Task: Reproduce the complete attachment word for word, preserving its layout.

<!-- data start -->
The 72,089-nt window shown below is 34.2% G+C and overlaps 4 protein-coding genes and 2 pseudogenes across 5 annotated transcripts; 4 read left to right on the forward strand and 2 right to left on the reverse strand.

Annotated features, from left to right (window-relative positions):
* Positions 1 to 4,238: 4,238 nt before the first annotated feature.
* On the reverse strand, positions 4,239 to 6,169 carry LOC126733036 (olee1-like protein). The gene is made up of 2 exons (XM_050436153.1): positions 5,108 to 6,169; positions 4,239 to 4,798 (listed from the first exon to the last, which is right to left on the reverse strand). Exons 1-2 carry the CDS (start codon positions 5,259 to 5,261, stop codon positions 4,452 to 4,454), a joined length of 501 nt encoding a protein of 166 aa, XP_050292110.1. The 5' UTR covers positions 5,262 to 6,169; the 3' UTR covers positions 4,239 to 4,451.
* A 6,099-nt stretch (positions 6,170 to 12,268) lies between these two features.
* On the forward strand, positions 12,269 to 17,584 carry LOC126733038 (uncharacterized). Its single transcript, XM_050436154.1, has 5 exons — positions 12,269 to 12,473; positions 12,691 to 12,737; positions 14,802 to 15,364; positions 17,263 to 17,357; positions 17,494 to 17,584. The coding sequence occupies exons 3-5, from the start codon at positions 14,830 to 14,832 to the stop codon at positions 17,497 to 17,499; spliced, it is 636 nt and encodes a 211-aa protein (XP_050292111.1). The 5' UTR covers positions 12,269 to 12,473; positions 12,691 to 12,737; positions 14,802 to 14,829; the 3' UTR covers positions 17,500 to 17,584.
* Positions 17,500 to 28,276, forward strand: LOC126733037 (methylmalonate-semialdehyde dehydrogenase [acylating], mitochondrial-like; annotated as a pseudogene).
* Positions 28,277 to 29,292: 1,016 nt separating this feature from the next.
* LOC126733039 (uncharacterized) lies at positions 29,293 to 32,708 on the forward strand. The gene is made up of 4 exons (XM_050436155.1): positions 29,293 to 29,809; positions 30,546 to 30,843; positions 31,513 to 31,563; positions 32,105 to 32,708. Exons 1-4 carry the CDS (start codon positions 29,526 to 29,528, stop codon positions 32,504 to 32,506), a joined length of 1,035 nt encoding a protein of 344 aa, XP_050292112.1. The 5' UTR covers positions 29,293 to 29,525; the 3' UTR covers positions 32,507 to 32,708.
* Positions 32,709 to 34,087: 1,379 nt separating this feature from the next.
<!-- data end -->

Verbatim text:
The 72,089-nt window shown below is 34.2% G+C and overlaps 4 protein-coding genes and 2 pseudogenes across 5 annotated transcripts; 4 read left to right on the forward strand and 2 right to left on the reverse strand.

Annotated features, from left to right (window-relative positions):
* Positions 1 to 4,238: 4,238 nt before the first annotated feature.
* On the reverse strand, positions 4,239 to 6,169 carry LOC126733036 (olee1-like protein). The gene is made up of 2 exons (XM_050436153.1): positions 5,108 to 6,169; positions 4,239 to 4,798 (listed from the first exon to the last, which is right to left on the reverse strand). Exons 1-2 carry the CDS (start codon positions 5,259 to 5,261, stop codon positions 4,452 to 4,454), a joined length of 501 nt encoding a protein of 166 aa, XP_050292110.1. The 5' UTR covers positions 5,262 to 6,169; the 3' UTR covers positions 4,239 to 4,451.
* A 6,099-nt stretch (positions 6,170 to 12,268) lies between these two features.
* On the forward strand, positions 12,269 to 17,584 carry LOC126733038 (uncharacterized). Its single transcript, XM_050436154.1, has 5 exons — positions 12,269 to 12,473; positions 12,691 to 12,737; positions 14,802 to 15,364; positions 17,263 to 17,357; positions 17,494 to 17,584. The coding sequence occupies exons 3-5, from the start codon at positions 14,830 to 14,832 to the stop codon at positions 17,497 to 17,499; spliced, it is 636 nt and encodes a 211-aa protein (XP_050292111.1). The 5' UTR covers positions 12,269 to 12,473; positions 12,691 to 12,737; positions 14,802 to 14,829; the 3' UTR covers positions 17,500 to 17,584.
* Positions 17,500 to 28,276, forward strand: LOC126733037 (methylmalonate-semialdehyde dehydrogenase [acylating], mitochondrial-like; annotated as a pseudogene).
* Positions 28,277 to 29,292: 1,016 nt separating this feature from the next.
* LOC126733039 (uncharacterized) lies at positions 29,293 to 32,708 on the forward strand. The gene is made up of 4 exons (XM_050436155.1): positions 29,293 to 29,809; positions 30,546 to 30,843; positions 31,513 to 31,563; positions 32,105 to 32,708. Exons 1-4 carry the CDS (start codon positions 29,526 to 29,528, stop codon positions 32,504 to 32,506), a joined length of 1,035 nt encoding a protein of 344 aa, XP_050292112.1. The 5' UTR covers positions 29,293 to 29,525; the 3' UTR covers positions 32,507 to 32,708.
* Positions 32,709 to 34,087: 1,379 nt separating this feature from the next.